Molecular basis and mechanisms of progression of non-alcoholic steatohepatitis

Dipartimento di Medicina Interna and Centro di Ricerca, Trasferimento ed alta Formazione DenoTHE, University of Florence, Viale Morgagni 85, I-50134, Florence, Italy.
Trends in Molecular Medicine (Impact Factor: 9.45). 03/2008; 14(2):72-81. DOI: 10.1016/j.molmed.2007.12.003
Source: PubMed


Non-alcoholic steatohepatitis (NASH), a cause of cirrhosis and hepatocellular carcinoma, is characterized by fatty infiltration of the liver, inflammation, hepatocellular damage and fibrosis. Progress has been made in understanding the molecular and cellular mechanisms implicated in the pathogenesis of this condition, therefore, we here review recent developments regarding the basic mechanisms of NASH development. Accumulation of triglycerides in the hepatocytes is the result of increased inflow of free fatty acids and de novo lipogenesis. Steatosis leads to lipotoxicity, which causes apoptosis, necrosis, generation of oxidative stress and inflammation. The resulting chronic injury activates a fibrogenic response that leads eventually to end-stage liver disease. A better understanding of these mechanisms is crucial for the design of novel diagnostic and therapeutic strategies.

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Available from: Gianluca Tell, Apr 22, 2014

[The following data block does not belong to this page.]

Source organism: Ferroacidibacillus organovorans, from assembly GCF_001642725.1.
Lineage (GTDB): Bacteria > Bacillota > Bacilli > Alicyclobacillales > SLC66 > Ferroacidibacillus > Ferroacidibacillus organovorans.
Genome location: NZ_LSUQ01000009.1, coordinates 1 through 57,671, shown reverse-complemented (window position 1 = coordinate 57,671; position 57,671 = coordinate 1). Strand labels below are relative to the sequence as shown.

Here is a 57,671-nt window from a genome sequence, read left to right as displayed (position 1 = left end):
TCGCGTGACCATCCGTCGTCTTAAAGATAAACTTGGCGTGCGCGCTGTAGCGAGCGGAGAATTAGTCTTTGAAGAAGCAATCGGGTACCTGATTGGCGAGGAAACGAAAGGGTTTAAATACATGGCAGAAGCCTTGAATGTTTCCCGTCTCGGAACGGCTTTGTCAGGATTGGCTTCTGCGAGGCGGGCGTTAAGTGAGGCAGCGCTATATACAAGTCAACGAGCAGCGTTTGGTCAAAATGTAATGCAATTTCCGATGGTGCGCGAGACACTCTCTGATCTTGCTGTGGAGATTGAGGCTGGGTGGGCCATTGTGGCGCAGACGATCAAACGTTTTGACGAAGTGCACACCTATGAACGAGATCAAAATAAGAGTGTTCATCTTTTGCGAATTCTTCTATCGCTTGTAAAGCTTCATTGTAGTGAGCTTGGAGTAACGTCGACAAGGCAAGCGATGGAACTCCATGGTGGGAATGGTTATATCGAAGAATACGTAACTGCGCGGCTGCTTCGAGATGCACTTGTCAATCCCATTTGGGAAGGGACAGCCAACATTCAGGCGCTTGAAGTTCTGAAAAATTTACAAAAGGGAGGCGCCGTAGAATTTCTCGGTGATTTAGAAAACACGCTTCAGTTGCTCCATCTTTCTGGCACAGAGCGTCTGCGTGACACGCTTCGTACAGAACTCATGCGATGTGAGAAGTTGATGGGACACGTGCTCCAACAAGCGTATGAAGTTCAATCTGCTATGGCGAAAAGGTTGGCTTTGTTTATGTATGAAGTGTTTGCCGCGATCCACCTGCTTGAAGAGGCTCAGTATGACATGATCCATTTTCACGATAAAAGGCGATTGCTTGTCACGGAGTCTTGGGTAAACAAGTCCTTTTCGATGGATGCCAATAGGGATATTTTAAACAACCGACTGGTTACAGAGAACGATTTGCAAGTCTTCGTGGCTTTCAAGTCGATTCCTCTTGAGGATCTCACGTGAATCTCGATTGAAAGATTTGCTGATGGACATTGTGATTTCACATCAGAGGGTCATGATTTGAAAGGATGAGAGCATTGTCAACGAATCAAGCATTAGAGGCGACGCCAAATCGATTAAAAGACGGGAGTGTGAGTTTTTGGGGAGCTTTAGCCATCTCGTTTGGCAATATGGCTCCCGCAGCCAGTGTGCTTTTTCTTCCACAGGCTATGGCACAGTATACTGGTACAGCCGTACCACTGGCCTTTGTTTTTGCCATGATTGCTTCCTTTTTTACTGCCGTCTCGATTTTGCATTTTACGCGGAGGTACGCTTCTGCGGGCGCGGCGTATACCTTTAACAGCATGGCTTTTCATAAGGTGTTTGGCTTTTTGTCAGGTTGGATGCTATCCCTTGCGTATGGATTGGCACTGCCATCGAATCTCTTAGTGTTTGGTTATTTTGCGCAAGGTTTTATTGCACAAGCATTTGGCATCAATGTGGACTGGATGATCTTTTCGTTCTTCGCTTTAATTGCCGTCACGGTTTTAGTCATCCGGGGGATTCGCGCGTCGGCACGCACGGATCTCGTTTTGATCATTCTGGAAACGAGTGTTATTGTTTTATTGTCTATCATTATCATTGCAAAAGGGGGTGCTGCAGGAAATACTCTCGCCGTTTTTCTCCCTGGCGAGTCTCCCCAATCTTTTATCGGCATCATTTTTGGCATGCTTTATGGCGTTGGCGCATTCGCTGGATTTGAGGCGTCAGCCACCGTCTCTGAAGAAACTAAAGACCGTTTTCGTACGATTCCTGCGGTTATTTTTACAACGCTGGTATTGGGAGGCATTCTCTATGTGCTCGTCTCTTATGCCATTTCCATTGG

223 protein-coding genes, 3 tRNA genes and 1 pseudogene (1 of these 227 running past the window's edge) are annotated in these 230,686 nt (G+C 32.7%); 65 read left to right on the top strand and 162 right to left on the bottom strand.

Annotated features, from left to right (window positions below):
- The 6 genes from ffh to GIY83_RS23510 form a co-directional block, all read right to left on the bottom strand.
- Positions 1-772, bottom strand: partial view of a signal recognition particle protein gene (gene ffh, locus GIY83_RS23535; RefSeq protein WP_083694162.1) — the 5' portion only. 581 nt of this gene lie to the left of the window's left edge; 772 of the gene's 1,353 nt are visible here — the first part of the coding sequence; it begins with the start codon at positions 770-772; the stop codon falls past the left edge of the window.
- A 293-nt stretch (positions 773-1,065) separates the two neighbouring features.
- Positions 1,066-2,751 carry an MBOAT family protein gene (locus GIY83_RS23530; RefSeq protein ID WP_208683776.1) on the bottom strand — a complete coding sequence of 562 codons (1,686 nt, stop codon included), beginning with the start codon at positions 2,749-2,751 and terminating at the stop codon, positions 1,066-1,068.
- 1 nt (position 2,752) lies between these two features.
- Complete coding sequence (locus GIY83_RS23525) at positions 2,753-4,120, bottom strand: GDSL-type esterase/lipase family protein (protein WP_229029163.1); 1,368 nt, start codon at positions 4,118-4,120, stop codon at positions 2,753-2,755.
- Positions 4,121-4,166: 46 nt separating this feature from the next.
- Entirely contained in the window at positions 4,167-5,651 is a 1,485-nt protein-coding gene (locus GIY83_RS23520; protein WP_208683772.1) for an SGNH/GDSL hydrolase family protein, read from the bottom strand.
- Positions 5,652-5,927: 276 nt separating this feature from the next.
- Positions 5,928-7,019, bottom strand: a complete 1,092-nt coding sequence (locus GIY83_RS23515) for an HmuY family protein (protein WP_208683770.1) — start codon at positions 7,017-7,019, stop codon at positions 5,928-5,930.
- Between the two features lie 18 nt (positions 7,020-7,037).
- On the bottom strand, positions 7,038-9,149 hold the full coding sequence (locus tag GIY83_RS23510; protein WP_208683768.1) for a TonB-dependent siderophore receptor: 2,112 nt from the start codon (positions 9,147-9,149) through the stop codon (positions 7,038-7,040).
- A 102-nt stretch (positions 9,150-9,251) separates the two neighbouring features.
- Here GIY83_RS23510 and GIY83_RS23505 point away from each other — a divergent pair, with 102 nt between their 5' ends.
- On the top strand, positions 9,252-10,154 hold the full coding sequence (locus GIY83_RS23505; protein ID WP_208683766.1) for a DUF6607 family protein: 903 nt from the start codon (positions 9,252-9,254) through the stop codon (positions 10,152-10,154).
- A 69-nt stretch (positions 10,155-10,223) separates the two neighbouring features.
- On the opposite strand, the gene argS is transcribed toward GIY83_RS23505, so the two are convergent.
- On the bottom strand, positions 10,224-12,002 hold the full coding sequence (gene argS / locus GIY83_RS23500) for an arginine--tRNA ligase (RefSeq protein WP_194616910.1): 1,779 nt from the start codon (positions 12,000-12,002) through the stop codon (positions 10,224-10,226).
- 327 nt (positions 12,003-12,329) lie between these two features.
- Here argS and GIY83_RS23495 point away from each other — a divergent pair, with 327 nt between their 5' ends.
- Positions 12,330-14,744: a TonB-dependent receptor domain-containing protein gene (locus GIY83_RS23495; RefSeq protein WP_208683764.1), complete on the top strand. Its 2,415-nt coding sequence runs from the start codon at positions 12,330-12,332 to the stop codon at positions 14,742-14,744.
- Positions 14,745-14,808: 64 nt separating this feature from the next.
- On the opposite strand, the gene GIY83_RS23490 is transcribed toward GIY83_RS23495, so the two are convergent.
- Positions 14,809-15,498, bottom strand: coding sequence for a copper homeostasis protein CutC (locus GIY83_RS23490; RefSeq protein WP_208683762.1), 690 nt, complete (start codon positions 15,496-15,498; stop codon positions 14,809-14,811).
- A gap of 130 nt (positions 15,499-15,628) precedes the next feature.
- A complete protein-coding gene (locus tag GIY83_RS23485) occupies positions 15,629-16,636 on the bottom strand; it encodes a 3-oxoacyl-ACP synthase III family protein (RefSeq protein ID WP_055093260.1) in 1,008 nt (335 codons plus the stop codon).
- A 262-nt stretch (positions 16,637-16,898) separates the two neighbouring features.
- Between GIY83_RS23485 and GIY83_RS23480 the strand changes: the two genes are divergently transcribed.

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    • "Despite large involvement in key human health crises, the pathogenesis of NAFLD is not completely understood; although the pathogenesis is considered to be multifactorial, including genetic, environmental and behavioral variables (3). As a result, current treatments for patients with fatty liver disease include lifestyle alterations and targeting the reduction of elevated lipolysis and high circulating free fatty acid (FFA) levels (4,5). Preventing increased circulating FFA levels in the liver, which can trigger a series of biological changes in hepatic lipid metabolism, may be an effective therapy for multiple stages of NAFLD (6). "
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    ABSTRACT: One of the most common causes of chronic liver disease, nonalcoholic fatty liver disease (NAFLD), is strongly associated with obesity and dysregulated insulin action in the liver. However, there are no pharmacological agents currently established for the treatment of NAFLD. A flowering plant in the Asteraceae family, Cirsium japonicum (CJ), exhibits a variety of pharmacological and antioxidative properties that promote hepatoprotection. In the present study, CJ ethanol extract was shown to reduce hepatic triglyceride (TG) and cholesterol accumulation. CJ significantly increased AMP-activated protein kinase (AMPK) phosphorylation in HepG2 hepatocytes and downregulated the level of the target genes, acetyl-CoA carboxylase and fatty acid synthase. In addition, CJ upregulated the expression of carnitine palmitoyltransferase-1, which is involved in fatty acid oxidation. The results of the present study indicated that the positive effects of CJ extract on high-fat diet-induced hepatic TG accumulation were mediated via the AMPK signaling pathway, indicating a potential target for the preventative treatment of NAFLD.